We recently cleaned out our garage and gave away all of the baby items we had been holding onto. Items we had used with our first child and held onto through child two and three and then a bit longer just in case. You would be surprised at how few items there actually were. A crib, a pack-and-play, a high chair, and a stroller. Now, there were some items that we loved, but they just didn't store well or they needed to be replaced for safety reasons, like car seats, but in reality there is just a lot of stuff that you feel like you won't be able to live without that you probably don't need. And not buying those items could save you a ton of money.
Here are my suggestions for items that you don't need when having a baby, at least not right when you bring them home.
Inconvenient 'Convenience' Items. There are a lot of items that sound great when you are walking through the baby aisles but really only end up costing you more money. We never bought a wipe warmer because I had multiple friends tell me that they dried out their baby wipes and rendered them useless. I returned the fancy diaper pail we bought before even opening it because the refillable trash bags were pricey. For a lot less money we could put a regular trash can with a lid right outside the back door or walk the diapers out to the trash can. It was a good job for my husband.
Untested Items. Eventually you will want to have a dozen bottles and a half dozen binkies at your disposal at all times. And in your nesting stage you will want to buy them all, sterilize them, and get them all ready for the new arrival. In theory that sounds great, but when you bring the baby home and they won't latch onto the bottles you have chosen and prefer the binkie that they got in the hospital nursery, you will have wasted a big chunk of money on items that you now can't even take back. This rule applies for formula too. And clothes. If you have a closet full of newborn-month clothes, the baby will likely outgrow them before you even remember to put them all on. My babies never even fit into newborn sizes. Buy a couple of the essentials and when you find what works and what the baby loves, then go out and stock up.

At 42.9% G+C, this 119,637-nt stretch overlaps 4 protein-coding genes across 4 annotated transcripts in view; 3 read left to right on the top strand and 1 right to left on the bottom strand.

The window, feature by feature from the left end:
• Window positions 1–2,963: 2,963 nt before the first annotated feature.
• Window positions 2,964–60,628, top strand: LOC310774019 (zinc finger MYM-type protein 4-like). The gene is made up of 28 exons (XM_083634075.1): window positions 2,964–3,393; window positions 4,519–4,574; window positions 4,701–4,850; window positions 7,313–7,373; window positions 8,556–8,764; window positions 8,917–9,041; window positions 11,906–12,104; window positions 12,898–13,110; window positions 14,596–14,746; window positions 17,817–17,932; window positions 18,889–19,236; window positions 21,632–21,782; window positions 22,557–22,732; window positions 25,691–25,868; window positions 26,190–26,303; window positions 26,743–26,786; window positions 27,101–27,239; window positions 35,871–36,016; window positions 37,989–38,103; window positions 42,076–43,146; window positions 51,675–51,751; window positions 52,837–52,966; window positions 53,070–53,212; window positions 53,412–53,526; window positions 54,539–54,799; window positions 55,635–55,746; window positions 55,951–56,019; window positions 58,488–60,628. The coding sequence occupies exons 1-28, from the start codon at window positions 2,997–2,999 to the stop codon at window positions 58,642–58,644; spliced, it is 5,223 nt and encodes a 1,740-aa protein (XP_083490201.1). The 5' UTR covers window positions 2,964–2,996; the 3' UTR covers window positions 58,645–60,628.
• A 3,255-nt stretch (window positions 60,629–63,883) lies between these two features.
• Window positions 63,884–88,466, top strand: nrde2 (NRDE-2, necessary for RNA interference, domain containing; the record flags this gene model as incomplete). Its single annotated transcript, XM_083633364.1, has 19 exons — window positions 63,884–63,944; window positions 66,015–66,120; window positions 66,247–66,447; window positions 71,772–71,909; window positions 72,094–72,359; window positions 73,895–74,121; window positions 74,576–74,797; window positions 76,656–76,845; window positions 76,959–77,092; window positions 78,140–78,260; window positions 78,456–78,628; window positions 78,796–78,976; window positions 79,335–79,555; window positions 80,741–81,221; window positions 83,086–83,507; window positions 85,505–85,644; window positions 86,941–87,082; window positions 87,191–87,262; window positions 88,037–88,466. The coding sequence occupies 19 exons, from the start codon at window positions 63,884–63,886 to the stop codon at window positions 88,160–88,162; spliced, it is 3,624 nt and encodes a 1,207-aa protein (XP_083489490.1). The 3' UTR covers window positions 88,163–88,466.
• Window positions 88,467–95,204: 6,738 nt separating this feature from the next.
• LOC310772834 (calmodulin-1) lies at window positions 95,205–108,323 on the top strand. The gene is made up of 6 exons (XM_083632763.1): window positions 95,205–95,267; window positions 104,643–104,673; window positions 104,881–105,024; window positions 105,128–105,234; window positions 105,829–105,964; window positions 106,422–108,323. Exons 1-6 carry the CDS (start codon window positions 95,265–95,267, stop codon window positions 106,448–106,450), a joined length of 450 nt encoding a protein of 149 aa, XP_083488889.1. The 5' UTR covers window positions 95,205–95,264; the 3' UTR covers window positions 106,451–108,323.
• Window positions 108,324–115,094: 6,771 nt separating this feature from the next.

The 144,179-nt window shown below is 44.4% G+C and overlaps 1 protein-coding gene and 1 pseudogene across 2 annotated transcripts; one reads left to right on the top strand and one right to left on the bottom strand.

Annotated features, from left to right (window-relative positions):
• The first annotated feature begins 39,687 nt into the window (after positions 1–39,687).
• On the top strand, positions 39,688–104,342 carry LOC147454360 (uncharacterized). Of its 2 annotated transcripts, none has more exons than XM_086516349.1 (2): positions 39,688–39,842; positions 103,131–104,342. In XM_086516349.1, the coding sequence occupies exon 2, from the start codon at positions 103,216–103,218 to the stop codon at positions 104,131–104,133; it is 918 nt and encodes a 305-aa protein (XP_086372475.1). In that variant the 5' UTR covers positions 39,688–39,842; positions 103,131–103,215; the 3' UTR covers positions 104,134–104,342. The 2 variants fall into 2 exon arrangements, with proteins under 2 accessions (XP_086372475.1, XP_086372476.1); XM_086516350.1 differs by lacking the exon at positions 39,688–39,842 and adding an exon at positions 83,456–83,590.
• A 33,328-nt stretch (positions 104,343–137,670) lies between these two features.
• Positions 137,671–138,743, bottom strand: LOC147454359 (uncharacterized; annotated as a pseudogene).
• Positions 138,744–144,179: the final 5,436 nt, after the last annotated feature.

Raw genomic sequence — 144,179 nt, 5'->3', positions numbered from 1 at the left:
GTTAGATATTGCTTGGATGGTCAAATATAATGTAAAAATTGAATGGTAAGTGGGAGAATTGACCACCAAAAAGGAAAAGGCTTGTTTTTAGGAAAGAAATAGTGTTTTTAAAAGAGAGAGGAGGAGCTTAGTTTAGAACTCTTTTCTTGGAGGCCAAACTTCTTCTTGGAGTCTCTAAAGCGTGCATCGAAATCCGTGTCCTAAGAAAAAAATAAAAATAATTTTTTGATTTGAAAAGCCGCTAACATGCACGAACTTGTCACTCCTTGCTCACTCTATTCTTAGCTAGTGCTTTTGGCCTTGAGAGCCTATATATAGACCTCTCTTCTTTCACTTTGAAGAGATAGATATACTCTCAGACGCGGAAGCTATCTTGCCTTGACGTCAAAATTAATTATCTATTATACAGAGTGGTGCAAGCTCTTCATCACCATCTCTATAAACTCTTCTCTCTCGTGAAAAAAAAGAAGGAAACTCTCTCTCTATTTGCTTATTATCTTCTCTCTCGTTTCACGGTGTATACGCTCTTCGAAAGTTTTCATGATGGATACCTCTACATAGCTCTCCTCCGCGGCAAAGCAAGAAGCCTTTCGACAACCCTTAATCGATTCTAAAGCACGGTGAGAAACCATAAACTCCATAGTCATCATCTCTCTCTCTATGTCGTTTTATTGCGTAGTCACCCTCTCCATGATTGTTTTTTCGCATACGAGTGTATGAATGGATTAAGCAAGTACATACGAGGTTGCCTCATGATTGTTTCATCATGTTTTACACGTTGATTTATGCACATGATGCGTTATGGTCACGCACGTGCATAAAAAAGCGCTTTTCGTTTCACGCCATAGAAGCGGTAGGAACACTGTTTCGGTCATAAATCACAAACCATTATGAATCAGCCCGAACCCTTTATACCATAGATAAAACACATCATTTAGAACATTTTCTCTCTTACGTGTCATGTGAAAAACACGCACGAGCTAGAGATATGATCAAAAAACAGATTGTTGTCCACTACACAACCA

Items You Can Borrow. It is likely that you know someone that has had a baby and is going to have another baby but doesn't have a baby right now. Someone that is storing a swing or a rocking chair, or one of a dozen other items in their garage. Someone that probably wouldn't mind lending it to you so they could park in their garage again. Now, not everyone is a lender or a borrower, but if you have it available to you I would seriously consider taking advantage of it. Even if just to take the items on a trial run. Some babies love swings and others don't. Save yourself a couple hundred dollars and find out which one your bundle of joy is before you fork out the dough on a swing of your own. And sometimes it is mom that doesn't like an item. I love rocking chairs but not gliders. That fact would have been good to know before we bought a glider for the nursery.
No matter what you decide you can't live without, try not to panic and buy it all before the baby gets here. There is plenty of time to figure out what you want to have around, and you probably can find a superstore open 24 hours a day to get it when you do decide you need it. You should spend all of your free time before the baby comes sleeping anyways. You can't buy that at the store.
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